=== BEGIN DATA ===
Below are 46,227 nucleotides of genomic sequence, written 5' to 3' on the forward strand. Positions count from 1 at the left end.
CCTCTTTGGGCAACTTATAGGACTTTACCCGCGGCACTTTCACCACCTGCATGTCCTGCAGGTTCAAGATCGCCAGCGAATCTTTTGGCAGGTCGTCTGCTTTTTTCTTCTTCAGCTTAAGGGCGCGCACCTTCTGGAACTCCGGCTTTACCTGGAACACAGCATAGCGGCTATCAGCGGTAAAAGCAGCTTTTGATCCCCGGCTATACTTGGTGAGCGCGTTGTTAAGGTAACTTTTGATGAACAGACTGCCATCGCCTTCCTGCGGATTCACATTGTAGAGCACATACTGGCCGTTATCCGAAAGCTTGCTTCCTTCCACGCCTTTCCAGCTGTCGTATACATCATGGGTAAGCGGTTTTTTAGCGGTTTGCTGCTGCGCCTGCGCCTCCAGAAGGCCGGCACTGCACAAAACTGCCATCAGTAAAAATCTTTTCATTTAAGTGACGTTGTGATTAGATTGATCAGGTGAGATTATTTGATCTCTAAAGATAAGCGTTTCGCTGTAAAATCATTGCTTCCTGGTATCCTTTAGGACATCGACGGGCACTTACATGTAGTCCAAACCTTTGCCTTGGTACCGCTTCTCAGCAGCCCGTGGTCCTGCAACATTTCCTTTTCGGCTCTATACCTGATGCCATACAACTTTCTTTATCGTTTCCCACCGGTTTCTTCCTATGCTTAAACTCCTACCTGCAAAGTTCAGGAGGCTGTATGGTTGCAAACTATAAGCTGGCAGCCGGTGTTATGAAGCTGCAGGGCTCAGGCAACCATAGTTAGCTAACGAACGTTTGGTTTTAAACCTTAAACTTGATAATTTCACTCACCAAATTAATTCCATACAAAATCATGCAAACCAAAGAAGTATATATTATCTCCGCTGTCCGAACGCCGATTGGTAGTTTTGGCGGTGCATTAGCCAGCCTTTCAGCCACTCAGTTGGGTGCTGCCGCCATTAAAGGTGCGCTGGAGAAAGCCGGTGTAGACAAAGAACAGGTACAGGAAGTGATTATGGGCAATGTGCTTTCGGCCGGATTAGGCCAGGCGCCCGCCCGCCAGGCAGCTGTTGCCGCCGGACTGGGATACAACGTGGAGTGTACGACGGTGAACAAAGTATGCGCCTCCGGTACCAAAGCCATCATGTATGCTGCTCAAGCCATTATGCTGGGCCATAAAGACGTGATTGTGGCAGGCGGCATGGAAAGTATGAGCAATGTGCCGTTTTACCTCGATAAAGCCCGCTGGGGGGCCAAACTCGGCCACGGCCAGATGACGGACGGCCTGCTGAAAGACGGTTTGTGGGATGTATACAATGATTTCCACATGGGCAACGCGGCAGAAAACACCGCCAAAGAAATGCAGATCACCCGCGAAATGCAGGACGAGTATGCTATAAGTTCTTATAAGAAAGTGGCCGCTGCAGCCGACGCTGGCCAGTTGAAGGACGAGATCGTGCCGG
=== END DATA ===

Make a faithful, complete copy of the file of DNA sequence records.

Below are 46,227 nucleotides of genomic sequence, written 5' to 3' on the forward strand. Positions count from 1 at the left end.
CCTCTTTGGGCAACTTATAGGACTTTACCCGCGGCACTTTCACCACCTGCATGTCCTGCAGGTTCAAGATCGCCAGCGAATCTTTTGGCAGGTCGTCTGCTTTTTTCTTCTTCAGCTTAAGGGCGCGCACCTTCTGGAACTCCGGCTTTACCTGGAACACAGCATAGCGGCTATCAGCGGTAAAAGCAGCTTTTGATCCCCGGCTATACTTGGTGAGCGCGTTGTTAAGGTAACTTTTGATGAACAGACTGCCATCGCCTTCCTGCGGATTCACATTGTAGAGCACATACTGGCCGTTATCCGAAAGCTTGCTTCCTTCCACGCCTTTCCAGCTGTCGTATACATCATGGGTAAGCGGTTTTTTAGCGGTTTGCTGCTGCGCCTGCGCCTCCAGAAGGCCGGCACTGCACAAAACTGCCATCAGTAAAAATCTTTTCATTTAAGTGACGTTGTGATTAGATTGATCAGGTGAGATTATTTGATCTCTAAAGATAAGCGTTTCGCTGTAAAATCATTGCTTCCTGGTATCCTTTAGGACATCGACGGGCACTTACATGTAGTCCAAACCTTTGCCTTGGTACCGCTTCTCAGCAGCCCGTGGTCCTGCAACATTTCCTTTTCGGCTCTATACCTGATGCCATACAACTTTCTTTATCGTTTCCCACCGGTTTCTTCCTATGCTTAAACTCCTACCTGCAAAGTTCAGGAGGCTGTATGGTTGCAAACTATAAGCTGGCAGCCGGTGTTATGAAGCTGCAGGGCTCAGGCAACCATAGTTAGCTAACGAACGTTTGGTTTTAAACCTTAAACTTGATAATTTCACTCACCAAATTAATTCCATACAAAATCATGCAAACCAAAGAAGTATATATTATCTCCGCTGTCCGAACGCCGATTGGTAGTTTTGGCGGTGCATTAGCCAGCCTTTCAGCCACTCAGTTGGGTGCTGCCGCCATTAAAGGTGCGCTGGAGAAAGCCGGTGTAGACAAAGAACAGGTACAGGAAGTGATTATGGGCAATGTGCTTTCGGCCGGATTAGGCCAGGCGCCCGCCCGCCAGGCAGCTGTTGCCGCCGGACTGGGATACAACGTGGAGTGTACGACGGTGAACAAAGTATGCGCCTCCGGTACCAAAGCCATCATGTATGCTGCTCAAGCCATTATGCTGGGCCATAAAGACGTGATTGTGGCAGGCGGCATGGAAAGTATGAGCAATGTGCCGTTTTACCTCGATAAAGCCCGCTGGGGGGCCAAACTCGGCCACGGCCAGATGACGGACGGCCTGCTGAAAGACGGTTTGTGGGATGTATACAATGATTTCCACATGGGCAACGCGGCAGAAAACACCGCCAAAGAAATGCAGATCACCCGCGAAATGCAGGACGAGTATGCTATAAGTTCTTATAAGAAAGTGGCCGCTGCAGCCGACGCTGGCCAGTTGAAGGACGAGATCGTGCCGG